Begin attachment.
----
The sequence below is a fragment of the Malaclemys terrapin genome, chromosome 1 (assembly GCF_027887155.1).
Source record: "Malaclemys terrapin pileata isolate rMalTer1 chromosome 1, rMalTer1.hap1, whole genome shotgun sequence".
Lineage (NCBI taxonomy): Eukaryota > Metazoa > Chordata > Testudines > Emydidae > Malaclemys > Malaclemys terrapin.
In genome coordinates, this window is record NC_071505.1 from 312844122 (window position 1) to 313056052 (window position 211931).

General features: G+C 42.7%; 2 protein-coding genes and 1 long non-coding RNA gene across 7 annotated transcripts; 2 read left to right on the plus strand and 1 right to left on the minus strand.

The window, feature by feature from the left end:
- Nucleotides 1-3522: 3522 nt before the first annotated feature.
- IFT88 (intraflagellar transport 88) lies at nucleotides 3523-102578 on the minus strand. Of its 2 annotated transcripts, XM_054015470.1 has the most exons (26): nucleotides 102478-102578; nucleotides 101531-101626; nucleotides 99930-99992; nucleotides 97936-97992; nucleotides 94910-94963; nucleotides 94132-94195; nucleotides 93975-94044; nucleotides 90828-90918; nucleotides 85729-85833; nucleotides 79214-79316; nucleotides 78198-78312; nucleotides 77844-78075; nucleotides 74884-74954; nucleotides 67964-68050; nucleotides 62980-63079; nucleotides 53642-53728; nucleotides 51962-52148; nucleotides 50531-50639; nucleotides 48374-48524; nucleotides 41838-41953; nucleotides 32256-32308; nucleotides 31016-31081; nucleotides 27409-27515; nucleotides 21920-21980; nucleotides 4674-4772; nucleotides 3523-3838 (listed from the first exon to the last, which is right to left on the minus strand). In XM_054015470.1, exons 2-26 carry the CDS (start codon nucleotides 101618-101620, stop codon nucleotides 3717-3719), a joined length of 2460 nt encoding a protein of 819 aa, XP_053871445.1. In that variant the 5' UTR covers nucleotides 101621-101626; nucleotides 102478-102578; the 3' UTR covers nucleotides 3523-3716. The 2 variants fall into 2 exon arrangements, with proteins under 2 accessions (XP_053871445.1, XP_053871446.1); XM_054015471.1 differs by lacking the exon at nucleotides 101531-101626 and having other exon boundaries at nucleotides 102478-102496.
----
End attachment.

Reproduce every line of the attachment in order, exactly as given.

The sequence below is a fragment of the Malaclemys terrapin genome, chromosome 1 (assembly GCF_027887155.1).
Source record: "Malaclemys terrapin pileata isolate rMalTer1 chromosome 1, rMalTer1.hap1, whole genome shotgun sequence".
Lineage (NCBI taxonomy): Eukaryota > Metazoa > Chordata > Testudines > Emydidae > Malaclemys > Malaclemys terrapin.
In genome coordinates, this window is record NC_071505.1 from 312844122 (window position 1) to 313056052 (window position 211931).

General features: G+C 42.7%; 2 protein-coding genes and 1 long non-coding RNA gene across 7 annotated transcripts; 2 read left to right on the plus strand and 1 right to left on the minus strand.

The window, feature by feature from the left end:
- Nucleotides 1-3522: 3522 nt before the first annotated feature.
- IFT88 (intraflagellar transport 88) lies at nucleotides 3523-102578 on the minus strand. Of its 2 annotated transcripts, XM_054015470.1 has the most exons (26): nucleotides 102478-102578; nucleotides 101531-101626; nucleotides 99930-99992; nucleotides 97936-97992; nucleotides 94910-94963; nucleotides 94132-94195; nucleotides 93975-94044; nucleotides 90828-90918; nucleotides 85729-85833; nucleotides 79214-79316; nucleotides 78198-78312; nucleotides 77844-78075; nucleotides 74884-74954; nucleotides 67964-68050; nucleotides 62980-63079; nucleotides 53642-53728; nucleotides 51962-52148; nucleotides 50531-50639; nucleotides 48374-48524; nucleotides 41838-41953; nucleotides 32256-32308; nucleotides 31016-31081; nucleotides 27409-27515; nucleotides 21920-21980; nucleotides 4674-4772; nucleotides 3523-3838 (listed from the first exon to the last, which is right to left on the minus strand). In XM_054015470.1, exons 2-26 carry the CDS (start codon nucleotides 101618-101620, stop codon nucleotides 3717-3719), a joined length of 2460 nt encoding a protein of 819 aa, XP_053871445.1. In that variant the 5' UTR covers nucleotides 101621-101626; nucleotides 102478-102578; the 3' UTR covers nucleotides 3523-3716. The 2 variants fall into 2 exon arrangements, with proteins under 2 accessions (XP_053871445.1, XP_053871446.1); XM_054015471.1 differs by lacking the exon at nucleotides 101531-101626 and having other exon boundaries at nucleotides 102478-102496.